<h4>Background</h4>Knowledge of anatomy and pathology of the spine together with spinal deformities is integral to several healthcare disciplines. This knowledge is crucial for graduates for assessment and management of patients with spinal problems. Physiotherapy students generally find it difficult to conceptualise the integrity of the structure and function of the spine that affects their acquisition of related physiotherapy skills.<h4>Objective</h4>Our first objective was to introduce and evaluate the use of a Vision-Based Augmented Reality (VBAR) mobile application to teach students the anatomy and accessory movements of the spine. A further objective was to explore student experiences of and engagement with VBAR by conducting a post-lecture survey comparing VBAR to traditional teaching.<h4>Methods</h4>This post-intervention crossover design study included two groups: final year physiotherapy students (<i>n</i> = 74) and mean age of 23 (±1.8). The computing department at Teesside University developed the VBAR mobile application. Moreover, a survey adapted from a previously published article was disseminated to students to evaluate their level of understanding following the use of the VBAR application.<h4>Results</h4>The results demonstrated that the median questionnaire scores in students' perceived level of understanding for the VBAR group were significantly higher than for the traditional teaching group (<i>p</i> < 0.05).<h4>Conclusion</h4>The results of this post-intervention survey suggest that the integration of VBAR learning activities results in gains relating to students' understanding of spinal anatomy, function, pathology and deformities. These findings suggest that VBAR could be an additional teaching tool to support student learning.<h4>Clinical implications</h4>Greater understanding is expected to increase the quality of clinical practice.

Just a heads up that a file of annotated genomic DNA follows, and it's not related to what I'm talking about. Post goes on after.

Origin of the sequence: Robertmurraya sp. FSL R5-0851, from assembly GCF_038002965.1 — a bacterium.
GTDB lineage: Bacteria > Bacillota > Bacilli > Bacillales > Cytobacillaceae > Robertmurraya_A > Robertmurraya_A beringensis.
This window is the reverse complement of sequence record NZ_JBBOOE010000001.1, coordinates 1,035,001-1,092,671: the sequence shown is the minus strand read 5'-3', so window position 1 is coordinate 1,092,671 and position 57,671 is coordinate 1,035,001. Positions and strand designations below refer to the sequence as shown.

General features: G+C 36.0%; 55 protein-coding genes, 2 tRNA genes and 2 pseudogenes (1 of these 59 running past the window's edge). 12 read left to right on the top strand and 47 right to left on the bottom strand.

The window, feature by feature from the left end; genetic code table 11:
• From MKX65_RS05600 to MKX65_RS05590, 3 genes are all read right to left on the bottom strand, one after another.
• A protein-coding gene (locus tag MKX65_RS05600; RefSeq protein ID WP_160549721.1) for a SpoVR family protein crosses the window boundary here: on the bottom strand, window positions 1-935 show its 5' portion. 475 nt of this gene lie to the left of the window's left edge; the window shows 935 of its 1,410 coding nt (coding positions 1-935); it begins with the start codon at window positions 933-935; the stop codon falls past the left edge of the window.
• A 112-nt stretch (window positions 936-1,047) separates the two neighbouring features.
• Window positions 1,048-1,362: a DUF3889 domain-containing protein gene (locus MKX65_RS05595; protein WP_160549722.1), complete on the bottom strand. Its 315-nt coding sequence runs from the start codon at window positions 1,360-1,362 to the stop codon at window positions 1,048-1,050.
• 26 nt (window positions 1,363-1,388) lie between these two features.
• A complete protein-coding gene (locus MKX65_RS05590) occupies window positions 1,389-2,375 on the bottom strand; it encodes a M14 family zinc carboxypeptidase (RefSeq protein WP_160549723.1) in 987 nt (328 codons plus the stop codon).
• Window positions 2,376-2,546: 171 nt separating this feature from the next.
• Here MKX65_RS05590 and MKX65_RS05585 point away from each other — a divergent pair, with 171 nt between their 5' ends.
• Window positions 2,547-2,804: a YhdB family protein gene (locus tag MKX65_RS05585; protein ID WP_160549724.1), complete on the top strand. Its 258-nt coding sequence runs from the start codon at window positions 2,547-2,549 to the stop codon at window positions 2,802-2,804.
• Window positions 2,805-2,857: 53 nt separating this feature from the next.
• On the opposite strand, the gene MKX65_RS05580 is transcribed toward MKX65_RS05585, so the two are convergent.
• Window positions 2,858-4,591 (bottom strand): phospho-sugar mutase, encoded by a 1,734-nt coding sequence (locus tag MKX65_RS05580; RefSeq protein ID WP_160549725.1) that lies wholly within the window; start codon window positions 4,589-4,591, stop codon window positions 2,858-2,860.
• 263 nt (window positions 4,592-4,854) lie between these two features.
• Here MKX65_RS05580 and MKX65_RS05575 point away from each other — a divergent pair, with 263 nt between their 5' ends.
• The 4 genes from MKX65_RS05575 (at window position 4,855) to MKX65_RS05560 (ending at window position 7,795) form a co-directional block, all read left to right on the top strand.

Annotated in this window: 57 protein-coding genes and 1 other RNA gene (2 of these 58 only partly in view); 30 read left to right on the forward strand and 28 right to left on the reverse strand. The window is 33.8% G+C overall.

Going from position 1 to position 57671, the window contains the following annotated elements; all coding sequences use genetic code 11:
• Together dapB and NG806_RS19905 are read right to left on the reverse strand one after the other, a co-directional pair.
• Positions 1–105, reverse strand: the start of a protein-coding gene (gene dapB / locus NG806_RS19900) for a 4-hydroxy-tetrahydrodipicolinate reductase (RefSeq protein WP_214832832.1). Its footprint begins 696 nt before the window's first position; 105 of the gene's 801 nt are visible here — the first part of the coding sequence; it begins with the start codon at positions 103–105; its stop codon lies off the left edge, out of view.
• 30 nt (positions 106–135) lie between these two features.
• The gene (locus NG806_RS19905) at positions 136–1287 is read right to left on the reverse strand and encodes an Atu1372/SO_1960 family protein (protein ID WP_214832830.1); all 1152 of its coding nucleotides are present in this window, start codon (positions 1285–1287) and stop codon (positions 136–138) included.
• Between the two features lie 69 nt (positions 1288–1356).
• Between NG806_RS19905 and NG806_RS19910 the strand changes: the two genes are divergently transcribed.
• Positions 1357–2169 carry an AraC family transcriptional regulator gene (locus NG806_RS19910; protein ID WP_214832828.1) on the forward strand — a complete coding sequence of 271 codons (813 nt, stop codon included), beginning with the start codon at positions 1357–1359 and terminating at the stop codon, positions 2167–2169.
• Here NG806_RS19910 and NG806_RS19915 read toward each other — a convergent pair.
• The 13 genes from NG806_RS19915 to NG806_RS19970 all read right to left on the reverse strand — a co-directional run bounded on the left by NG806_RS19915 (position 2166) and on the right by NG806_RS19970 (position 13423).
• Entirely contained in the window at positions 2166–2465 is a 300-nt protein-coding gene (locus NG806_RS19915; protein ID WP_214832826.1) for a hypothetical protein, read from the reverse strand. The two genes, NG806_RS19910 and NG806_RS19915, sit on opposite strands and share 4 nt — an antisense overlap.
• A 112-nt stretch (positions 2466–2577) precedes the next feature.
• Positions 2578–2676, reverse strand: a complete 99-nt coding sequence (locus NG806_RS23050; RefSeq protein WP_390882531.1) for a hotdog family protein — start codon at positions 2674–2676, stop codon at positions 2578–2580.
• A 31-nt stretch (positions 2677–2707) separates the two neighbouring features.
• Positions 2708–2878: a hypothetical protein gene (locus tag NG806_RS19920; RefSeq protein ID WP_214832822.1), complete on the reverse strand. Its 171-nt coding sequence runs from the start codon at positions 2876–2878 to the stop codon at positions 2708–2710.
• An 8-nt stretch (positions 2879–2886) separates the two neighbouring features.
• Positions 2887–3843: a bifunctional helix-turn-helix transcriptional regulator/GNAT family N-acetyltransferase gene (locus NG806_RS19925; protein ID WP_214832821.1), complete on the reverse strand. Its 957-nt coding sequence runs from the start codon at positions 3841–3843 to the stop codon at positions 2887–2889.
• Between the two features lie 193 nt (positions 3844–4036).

• Regucalcin ameliorates doxorubicin-induced cytotoxicity in Cos-7 kidney cells and translocates from the nucleus to the mitochondria